Visit our Juror eResponse System, you may want to save this address in your favorites. Enter the candidate ID number on the questionnaire and your zip code and click on the log in button. If you have any problems, call 309-672-6076.
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After completing jury service, you should not be called to service again for a period of 1 year from the date you last served. If you are summoned again within this time period, simply call the jury commission office at 309-672-6076 to be excused.
Because jury service is a random selection, it is not possible to volunteer.
After a jury panel is selected and is taken to the courtroom, a process known as voir dire begins. During voir dire, the judge and attorneys will ask jurors questions to see if you can keep and open mind and be fair. After the juror has been questioned, the juror will either be selected or excused from that particular case. If a juror is selected, you will then receive instructions from the judge as to what is expected of you. Those jurors, who were not selected, will return to the jury assembly room and wait for another jury trial to start.
Every year the Jury Commission office receives a list of names that have been randomly selected from drivers license, voter s registration, and Illinois ID card. This list is obtained from the AOIC (Administrative Office of Illinois Courts) in Springfield, Illinois. These names are then combined into one master list and names are randomly selected to receive a juror questionnaire. When the questionnaire is returned, the jury commissioners then qualify potential jurors. Once qualified the jurors are randomly selected to receive a jury summons.
Avoid reading, listening, or watching media accounts of trials that may be scheduled during your term of service.
No, according to Illinois law, "An employer may not deny an employee time off for jury duty. No employer shall discharge, threaten to discharge, intimidate or coerce and employee by reason of the employees jury service, or the attendance or scheduled attendance in connection with such service..." 705 ILCS 304/4.1(a) Remember to provide your employer with a copy of your summons immediately upon receiving the summons.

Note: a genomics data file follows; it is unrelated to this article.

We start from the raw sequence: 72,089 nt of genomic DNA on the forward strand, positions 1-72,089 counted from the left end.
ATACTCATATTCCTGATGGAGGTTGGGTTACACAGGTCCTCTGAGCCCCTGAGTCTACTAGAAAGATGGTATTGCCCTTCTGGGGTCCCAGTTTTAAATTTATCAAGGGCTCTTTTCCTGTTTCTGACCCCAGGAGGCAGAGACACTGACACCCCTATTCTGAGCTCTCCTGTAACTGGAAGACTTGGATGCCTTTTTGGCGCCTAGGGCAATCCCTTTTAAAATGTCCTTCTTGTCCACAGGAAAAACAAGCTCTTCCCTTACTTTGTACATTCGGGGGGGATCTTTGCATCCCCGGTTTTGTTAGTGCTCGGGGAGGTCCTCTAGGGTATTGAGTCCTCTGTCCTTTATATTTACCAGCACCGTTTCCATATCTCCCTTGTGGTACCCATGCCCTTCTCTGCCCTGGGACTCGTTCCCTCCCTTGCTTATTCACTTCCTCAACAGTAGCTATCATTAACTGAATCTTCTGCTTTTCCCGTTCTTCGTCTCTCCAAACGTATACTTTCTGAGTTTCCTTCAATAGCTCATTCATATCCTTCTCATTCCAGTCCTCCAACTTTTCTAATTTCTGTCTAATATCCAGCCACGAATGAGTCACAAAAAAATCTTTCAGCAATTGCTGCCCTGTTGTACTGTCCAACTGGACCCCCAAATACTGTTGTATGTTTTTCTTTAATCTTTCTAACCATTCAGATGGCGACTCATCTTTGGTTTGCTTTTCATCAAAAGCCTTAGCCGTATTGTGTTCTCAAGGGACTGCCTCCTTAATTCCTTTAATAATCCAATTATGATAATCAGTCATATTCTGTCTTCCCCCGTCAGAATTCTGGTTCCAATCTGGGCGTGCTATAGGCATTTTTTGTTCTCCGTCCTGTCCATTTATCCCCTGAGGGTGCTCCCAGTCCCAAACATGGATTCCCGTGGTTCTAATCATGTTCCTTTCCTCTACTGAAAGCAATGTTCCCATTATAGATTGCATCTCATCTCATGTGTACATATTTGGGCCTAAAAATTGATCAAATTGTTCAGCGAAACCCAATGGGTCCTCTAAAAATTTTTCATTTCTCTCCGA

Your duty as a juror is to weigh all the evidence and testimony presented to you and decide the outcome of the case based upon the law and the evidence. Your decision must be fair, impartial, and free of any bias or prejudice. Jury service is the basis of our judicial system and is essential to the administration of justice.
There are two basic types of cases: criminal cases and civil cases. The differences between the two are as follows: In a criminal case, the jury decides the guilt or innocence of the defendant beyond a reasonable doubt. In a civil case, the jury listens to both the plaintiff and defendant side and decides on the issue in question. The jury may also decide whether or not money damages should be given and if given how much those damages will be.
To qualify as a juror you must be:
The jury commission consists of three jury commissioners who provide qualified jurors to the Circuit Court of Peoria County. The offices duties include:
There are a variety of vending machines for soft drinks and food available on the ground floor of the courthouse. There are also several restaurants close by. In the jury assembly room, coffee, tea, and hot chocolate is available to the jurors. There is also a refrigerator and microwave if you wish to bring your lunch. There are telephones located in the jury assembly room that are available for juror use.
Events in a trial usually happen in a particular order, although the judge may change the order. Here is the usual order of events:
As of September 22, 2016, petit and grand jurors are paid $15 day and $0.10 per mile. The Coroners jurors are paid $15 a day and $0.10 a mile. Juror checks are mailed out within 14 days of your last day of service.
Jurors should dress appropriately in keeping with courtroom decorum.
Any person charged with a criminal offense or any party in a civil case has the right to a trial by jury. All parties are equal before the law and each is given the same fair and impartial treatment.
The United States Constitution and the Illinois Constitution guarantee all people regardless of race, religion, sex, national origin, or economic status the right to trial a trial by an impartial jury of one's peers. In order to uphold this guarantee, we need those summoned to participate in the jury process to ensure every citizens right to have their case decided by an impartial jury selected from a representative pool of prospective jurors.
You will receive a proof of service for your employer once you have completed your jury service.